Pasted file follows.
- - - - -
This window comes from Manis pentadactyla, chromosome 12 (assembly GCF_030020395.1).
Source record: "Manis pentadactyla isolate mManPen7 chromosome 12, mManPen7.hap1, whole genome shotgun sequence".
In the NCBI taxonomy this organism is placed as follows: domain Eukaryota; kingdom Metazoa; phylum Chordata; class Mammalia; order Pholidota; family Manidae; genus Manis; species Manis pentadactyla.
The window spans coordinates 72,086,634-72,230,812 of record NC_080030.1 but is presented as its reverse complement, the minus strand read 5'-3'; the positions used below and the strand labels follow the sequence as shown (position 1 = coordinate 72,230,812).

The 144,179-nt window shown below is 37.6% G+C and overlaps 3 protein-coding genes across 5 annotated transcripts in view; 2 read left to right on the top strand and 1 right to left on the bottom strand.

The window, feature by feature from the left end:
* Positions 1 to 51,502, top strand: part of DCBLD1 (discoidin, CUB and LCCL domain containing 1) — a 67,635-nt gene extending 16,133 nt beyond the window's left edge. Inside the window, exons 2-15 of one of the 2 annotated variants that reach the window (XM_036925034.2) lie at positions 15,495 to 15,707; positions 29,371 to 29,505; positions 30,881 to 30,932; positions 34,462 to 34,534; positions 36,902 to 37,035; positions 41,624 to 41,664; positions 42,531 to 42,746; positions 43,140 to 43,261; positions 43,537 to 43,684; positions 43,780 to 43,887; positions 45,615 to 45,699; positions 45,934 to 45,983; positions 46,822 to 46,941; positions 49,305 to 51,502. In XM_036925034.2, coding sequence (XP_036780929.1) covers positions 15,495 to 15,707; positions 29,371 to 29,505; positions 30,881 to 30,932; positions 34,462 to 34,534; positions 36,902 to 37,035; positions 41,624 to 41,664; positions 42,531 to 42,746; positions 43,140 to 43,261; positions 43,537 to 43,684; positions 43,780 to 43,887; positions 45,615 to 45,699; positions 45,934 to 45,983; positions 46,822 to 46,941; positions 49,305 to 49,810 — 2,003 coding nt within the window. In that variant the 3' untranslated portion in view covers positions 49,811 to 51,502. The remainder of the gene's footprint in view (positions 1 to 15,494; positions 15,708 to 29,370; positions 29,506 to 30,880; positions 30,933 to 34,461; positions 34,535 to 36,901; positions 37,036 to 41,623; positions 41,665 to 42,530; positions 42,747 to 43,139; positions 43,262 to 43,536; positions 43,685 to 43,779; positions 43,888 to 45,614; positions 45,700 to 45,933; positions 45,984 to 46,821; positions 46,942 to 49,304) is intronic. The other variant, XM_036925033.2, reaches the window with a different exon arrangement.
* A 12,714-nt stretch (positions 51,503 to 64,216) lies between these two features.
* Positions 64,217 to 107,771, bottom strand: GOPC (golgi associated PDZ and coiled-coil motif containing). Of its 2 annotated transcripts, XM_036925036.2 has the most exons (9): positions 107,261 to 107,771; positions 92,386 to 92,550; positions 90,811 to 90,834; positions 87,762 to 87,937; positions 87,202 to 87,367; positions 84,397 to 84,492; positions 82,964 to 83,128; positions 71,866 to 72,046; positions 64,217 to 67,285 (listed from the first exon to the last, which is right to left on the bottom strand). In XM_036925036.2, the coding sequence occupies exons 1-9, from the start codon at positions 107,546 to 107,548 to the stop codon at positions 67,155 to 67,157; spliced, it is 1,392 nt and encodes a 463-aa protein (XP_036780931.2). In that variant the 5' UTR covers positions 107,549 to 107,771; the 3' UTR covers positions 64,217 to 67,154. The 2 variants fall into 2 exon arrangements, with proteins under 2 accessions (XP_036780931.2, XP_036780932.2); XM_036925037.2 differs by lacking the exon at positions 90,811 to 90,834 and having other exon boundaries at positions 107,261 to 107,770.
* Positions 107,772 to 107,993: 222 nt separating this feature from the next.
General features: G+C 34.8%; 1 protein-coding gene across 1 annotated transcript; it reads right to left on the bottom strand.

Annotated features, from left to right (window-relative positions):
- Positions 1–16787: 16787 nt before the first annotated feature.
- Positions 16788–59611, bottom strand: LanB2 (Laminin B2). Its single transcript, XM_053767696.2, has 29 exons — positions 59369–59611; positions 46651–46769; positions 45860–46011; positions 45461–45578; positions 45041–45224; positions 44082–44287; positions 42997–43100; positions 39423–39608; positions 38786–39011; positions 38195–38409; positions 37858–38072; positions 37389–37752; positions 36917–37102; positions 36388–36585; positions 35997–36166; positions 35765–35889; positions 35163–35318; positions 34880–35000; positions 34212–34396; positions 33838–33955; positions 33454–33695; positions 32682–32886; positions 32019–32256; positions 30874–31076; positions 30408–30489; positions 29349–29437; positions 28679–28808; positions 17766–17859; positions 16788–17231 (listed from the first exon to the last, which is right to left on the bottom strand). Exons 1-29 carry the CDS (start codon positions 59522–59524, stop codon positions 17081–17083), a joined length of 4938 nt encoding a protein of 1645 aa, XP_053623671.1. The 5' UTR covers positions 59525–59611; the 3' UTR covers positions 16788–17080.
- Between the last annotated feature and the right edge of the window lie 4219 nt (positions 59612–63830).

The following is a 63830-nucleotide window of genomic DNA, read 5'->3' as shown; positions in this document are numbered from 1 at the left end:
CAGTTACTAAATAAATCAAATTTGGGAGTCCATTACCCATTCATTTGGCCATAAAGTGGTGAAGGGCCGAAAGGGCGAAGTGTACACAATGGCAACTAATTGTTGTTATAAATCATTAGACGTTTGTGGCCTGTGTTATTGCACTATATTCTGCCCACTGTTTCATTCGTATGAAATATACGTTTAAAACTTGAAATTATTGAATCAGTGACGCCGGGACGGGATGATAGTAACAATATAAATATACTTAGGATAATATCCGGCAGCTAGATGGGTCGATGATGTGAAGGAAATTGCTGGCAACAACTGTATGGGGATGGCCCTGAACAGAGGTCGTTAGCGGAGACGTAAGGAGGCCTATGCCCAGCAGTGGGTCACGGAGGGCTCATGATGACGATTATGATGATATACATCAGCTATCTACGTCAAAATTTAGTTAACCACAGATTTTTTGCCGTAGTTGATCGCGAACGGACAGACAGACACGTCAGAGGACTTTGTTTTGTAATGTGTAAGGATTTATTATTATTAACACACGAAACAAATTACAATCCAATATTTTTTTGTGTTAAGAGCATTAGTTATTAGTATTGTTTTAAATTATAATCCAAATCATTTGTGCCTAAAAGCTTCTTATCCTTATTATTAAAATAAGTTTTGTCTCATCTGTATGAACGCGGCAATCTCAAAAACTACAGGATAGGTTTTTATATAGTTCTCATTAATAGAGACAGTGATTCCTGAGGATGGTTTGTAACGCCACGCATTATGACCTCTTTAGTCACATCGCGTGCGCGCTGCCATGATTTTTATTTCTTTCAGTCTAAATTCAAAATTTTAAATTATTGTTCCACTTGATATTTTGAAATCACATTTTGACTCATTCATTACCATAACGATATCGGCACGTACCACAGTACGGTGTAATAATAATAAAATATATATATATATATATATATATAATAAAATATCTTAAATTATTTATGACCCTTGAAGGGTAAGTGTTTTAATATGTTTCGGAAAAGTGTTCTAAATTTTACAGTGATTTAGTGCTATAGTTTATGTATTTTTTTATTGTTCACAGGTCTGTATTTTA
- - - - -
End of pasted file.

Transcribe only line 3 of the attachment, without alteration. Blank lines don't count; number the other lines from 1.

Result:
In the NCBI taxonomy this organism is placed as follows: domain Eukaryota; kingdom Metazoa; phylum Chordata; class Mammalia; order Pholidota; family Manidae; genus Manis; species Manis pentadactyla.